I agree with you that Cheney likely also went beyond the NIE in what he “pseudodeclassified” to Libby and authorized Libby to “pseudodeclassify” to Miller, but I don’t really believe that Cheney would have told Fitzgerald in the interview that he (Cheney) declassified Plame’s status. I think that’s definitely an issue, but I don’t believe that Cheney would have fessed up to it in the interview – do you think he would have gone that far into admission?

  7. BoxTurtle says:

    This is a losing position, the only thing they’re buying is time. What is SO important about a few more months?

    Boxturtle (They’re gonna annoy yet another judge)

    • FrankProbst says:

      This is a losing position, the only thing they’re buying is time. What is SO important about a few more months?

      Boxturtle (They’re gonna annoy yet another judge)

      I don’t think there’s anything important about the next few months. I just think this is standard operating procedure, at least for Team Cheney. Not sure if the DOJ people who are in charge of this are holdovers or if they’re Obama’s people, but I would guess it’s the former. Team Obama has shown a depressing tendency to let the holdovers continue to make really shitty legal arguments in ongoing cases (the DOMA brief being the worst example), and I’d guess this is just more of the same.

  8. emptywheel says:

    Also, he’s an idiot who apparently missed the whole meat-grinder note from the trial.

    Fair enough–he didn’t cover it. BUt still an idiot.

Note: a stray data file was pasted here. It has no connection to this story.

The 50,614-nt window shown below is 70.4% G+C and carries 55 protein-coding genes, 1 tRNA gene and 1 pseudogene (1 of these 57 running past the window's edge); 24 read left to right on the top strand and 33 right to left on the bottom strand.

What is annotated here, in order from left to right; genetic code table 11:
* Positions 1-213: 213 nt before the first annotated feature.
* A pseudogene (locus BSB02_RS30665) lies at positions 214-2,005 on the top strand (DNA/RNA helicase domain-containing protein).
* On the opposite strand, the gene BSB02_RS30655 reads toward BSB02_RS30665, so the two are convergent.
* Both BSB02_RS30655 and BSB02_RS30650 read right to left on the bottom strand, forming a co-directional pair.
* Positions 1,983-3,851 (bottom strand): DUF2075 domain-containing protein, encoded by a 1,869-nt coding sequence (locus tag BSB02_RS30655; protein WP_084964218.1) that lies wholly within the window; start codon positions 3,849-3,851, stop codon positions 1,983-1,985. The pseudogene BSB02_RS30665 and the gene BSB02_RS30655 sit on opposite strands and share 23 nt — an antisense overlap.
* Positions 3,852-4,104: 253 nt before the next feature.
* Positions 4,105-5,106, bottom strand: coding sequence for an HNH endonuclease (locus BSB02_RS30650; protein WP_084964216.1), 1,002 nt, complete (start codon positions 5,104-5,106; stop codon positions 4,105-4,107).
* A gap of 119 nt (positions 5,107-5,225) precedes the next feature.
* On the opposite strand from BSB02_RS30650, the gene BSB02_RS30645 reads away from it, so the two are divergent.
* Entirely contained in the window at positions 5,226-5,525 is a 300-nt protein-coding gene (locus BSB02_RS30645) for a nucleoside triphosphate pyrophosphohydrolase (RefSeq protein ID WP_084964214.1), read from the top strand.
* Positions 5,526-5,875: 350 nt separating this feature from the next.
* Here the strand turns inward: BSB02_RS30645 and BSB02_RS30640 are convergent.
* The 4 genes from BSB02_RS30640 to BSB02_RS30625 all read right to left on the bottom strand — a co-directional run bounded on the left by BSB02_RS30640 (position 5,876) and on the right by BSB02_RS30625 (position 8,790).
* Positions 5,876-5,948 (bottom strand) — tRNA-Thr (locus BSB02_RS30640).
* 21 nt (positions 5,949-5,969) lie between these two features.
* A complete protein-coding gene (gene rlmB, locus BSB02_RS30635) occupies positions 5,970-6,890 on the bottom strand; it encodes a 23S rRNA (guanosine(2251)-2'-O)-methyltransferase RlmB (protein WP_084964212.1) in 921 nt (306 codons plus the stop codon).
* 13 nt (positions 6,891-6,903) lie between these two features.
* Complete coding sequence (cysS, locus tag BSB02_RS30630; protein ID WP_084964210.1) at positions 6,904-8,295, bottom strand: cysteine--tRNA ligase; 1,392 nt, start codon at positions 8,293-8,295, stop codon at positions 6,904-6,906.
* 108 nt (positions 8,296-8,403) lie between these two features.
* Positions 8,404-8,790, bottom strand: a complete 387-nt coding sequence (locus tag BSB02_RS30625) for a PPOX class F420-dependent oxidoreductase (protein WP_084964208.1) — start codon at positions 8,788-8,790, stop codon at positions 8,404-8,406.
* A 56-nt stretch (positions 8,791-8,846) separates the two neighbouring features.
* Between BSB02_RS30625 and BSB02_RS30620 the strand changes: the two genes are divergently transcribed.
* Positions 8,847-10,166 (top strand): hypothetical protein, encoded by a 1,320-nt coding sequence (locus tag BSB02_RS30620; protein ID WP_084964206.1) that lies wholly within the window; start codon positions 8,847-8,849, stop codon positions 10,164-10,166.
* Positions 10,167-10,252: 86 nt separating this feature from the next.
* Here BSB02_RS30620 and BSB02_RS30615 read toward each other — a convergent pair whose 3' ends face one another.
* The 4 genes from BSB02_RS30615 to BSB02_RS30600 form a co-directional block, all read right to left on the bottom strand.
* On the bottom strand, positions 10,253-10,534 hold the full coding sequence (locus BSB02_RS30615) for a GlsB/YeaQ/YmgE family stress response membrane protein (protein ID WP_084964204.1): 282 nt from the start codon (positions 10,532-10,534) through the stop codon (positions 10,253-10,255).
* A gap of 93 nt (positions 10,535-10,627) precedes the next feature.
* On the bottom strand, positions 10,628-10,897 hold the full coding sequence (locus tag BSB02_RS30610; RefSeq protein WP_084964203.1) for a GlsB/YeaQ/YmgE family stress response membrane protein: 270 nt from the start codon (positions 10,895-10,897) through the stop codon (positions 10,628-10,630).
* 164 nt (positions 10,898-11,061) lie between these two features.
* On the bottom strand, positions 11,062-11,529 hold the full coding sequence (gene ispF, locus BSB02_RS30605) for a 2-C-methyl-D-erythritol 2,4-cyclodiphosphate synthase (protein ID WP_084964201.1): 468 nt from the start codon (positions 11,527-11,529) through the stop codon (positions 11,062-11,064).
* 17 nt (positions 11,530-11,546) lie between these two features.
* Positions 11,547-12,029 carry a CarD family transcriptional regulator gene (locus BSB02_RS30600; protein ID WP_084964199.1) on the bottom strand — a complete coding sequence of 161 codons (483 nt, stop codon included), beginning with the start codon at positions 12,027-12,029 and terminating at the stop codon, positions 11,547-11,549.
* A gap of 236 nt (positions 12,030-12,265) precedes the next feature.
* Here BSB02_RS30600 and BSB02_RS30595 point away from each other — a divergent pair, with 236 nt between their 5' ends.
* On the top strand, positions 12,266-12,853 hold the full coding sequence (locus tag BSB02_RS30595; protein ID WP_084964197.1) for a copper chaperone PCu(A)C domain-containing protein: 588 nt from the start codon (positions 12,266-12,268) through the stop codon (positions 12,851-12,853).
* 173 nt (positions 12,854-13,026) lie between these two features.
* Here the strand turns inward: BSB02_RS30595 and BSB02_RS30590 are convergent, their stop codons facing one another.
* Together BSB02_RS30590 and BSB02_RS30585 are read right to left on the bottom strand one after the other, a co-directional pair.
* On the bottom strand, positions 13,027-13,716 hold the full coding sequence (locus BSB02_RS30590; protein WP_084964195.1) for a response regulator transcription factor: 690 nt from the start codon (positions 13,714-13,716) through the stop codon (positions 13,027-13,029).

• FrankProbst says:

      Also, he’s an idiot who apparently missed the whole meat-grinder note from the trial.

      Fair enough–he didn’t cover it. BUt still an idiot.

      You know, I can never tell which reporters in the MSM are idiots (i.e. they have no idea what happened in this case, even though it was made abundantly clear at the Libby trial) and which are bullshitters (i.e. they know exactly what happened, they enabled it all, and now they’re trying to minimize it to cover their own asses). I don’t recognize this particular reporter, so he may be “fresh eyes” assigned to this story. (Unsolicited advice: Avoid cocktails and anonymous sources.) I’m willing to cut him some slack, since he may not have been able to read Fitz’s closing statement before his deadline.

  9. JasonLeopold says:

    [email protected]…thanks for setting the record straight on that! I’ve been searching for what Smith claimed in the filing wondering where the heck he spotted that. I think it’s safe to say that Smith needs to read Anatomy of Deceit

  10. MadDog says:

    More OT – From the NYT:

    Grand Jury Hears From Top C.I.A. Officers on Destruction of Tapes

    …The witnesses recently called by the special prosecutor, former government officials said, include the agency’s top officer in London and Porter J. Goss, who was C.I.A. director when the tapes were destroyed in November 2005…

    …One top C.I.A. officer who recently appeared before Mr. Durham’s grand jury is the agency’s station chief in London, who had worked with Mr. Rodriguez when he led the agency’s Counterterrorism Center and who eventually became his chief of staff at the clandestine branch.

    Because she remains undercover, The New York Times is not publishing her name. She is said by former agency officers to have helped carry out Mr. Rodriguez’s order to destroy the tapes…

    • bobschacht says:

      So the tapes were destroyed in London? No doubt the DOJ will encounter all kinds of problems filing extradition papers for the agent’s obstruction of justice trial. /s

      Bob from HI currently in CA

      • phred says:

        So the tapes were destroyed in London?

        I think you may be misreading the quote that MadDog at 15 gave us:

        One top C.I.A. officer who recently appeared before Mr. Durham’s grand jury is the agency’s station chief in London, who had worked with Mr. Rodriguez when he led the agency’s Counterterrorism Center and who eventually became his chief of staff at the clandestine branch.

        She is the London station chief now, but she may have been elsewhere when the tapes were destroyed (i.e., at CTC with Rodriguez?). I don’t know, but I wouldn’t make the leap to suggest the tapes were destroyed in London.

        • Mary says: